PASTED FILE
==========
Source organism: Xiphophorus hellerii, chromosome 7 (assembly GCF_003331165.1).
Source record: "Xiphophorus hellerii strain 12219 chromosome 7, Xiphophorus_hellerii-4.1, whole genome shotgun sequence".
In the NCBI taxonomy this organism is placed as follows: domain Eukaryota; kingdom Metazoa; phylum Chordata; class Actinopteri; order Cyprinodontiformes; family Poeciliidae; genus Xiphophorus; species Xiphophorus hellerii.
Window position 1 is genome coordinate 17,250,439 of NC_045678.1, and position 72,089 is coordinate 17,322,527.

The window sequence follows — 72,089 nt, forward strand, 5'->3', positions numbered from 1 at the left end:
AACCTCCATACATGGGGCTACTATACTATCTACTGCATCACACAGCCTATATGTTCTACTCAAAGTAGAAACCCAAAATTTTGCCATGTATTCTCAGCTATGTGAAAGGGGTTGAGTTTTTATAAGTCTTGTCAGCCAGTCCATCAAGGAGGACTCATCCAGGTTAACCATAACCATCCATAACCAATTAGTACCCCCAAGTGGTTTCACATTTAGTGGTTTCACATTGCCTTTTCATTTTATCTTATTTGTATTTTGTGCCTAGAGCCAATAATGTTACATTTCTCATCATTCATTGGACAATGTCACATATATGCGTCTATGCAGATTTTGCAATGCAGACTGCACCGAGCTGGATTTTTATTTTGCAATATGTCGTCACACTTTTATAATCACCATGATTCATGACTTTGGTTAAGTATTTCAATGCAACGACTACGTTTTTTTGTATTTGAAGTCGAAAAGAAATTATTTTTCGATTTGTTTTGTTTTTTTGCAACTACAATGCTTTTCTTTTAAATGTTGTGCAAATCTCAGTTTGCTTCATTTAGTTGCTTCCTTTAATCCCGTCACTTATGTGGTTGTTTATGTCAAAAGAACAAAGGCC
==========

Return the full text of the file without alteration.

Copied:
Source organism: Xiphophorus hellerii, chromosome 7 (assembly GCF_003331165.1).
Source record: "Xiphophorus hellerii strain 12219 chromosome 7, Xiphophorus_hellerii-4.1, whole genome shotgun sequence".
In the NCBI taxonomy this organism is placed as follows: domain Eukaryota; kingdom Metazoa; phylum Chordata; class Actinopteri; order Cyprinodontiformes; family Poeciliidae; genus Xiphophorus; species Xiphophorus hellerii.
Window position 1 is genome coordinate 17,250,439 of NC_045678.1, and position 72,089 is coordinate 17,322,527.

The window sequence follows — 72,089 nt, forward strand, 5'->3', positions numbered from 1 at the left end:
AACCTCCATACATGGGGCTACTATACTATCTACTGCATCACACAGCCTATATGTTCTACTCAAAGTAGAAACCCAAAATTTTGCCATGTATTCTCAGCTATGTGAAAGGGGTTGAGTTTTTATAAGTCTTGTCAGCCAGTCCATCAAGGAGGACTCATCCAGGTTAACCATAACCATCCATAACCAATTAGTACCCCCAAGTGGTTTCACATTTAGTGGTTTCACATTGCCTTTTCATTTTATCTTATTTGTATTTTGTGCCTAGAGCCAATAATGTTACATTTCTCATCATTCATTGGACAATGTCACATATATGCGTCTATGCAGATTTTGCAATGCAGACTGCACCGAGCTGGATTTTTATTTTGCAATATGTCGTCACACTTTTATAATCACCATGATTCATGACTTTGGTTAAGTATTTCAATGCAACGACTACGTTTTTTTGTATTTGAAGTCGAAAAGAAATTATTTTTCGATTTGTTTTGTTTTTTTGCAACTACAATGCTTTTCTTTTAAATGTTGTGCAAATCTCAGTTTGCTTCATTTAGTTGCTTCCTTTAATCCCGTCACTTATGTGGTTGTTTATGTCAAAAGAACAAAGGCC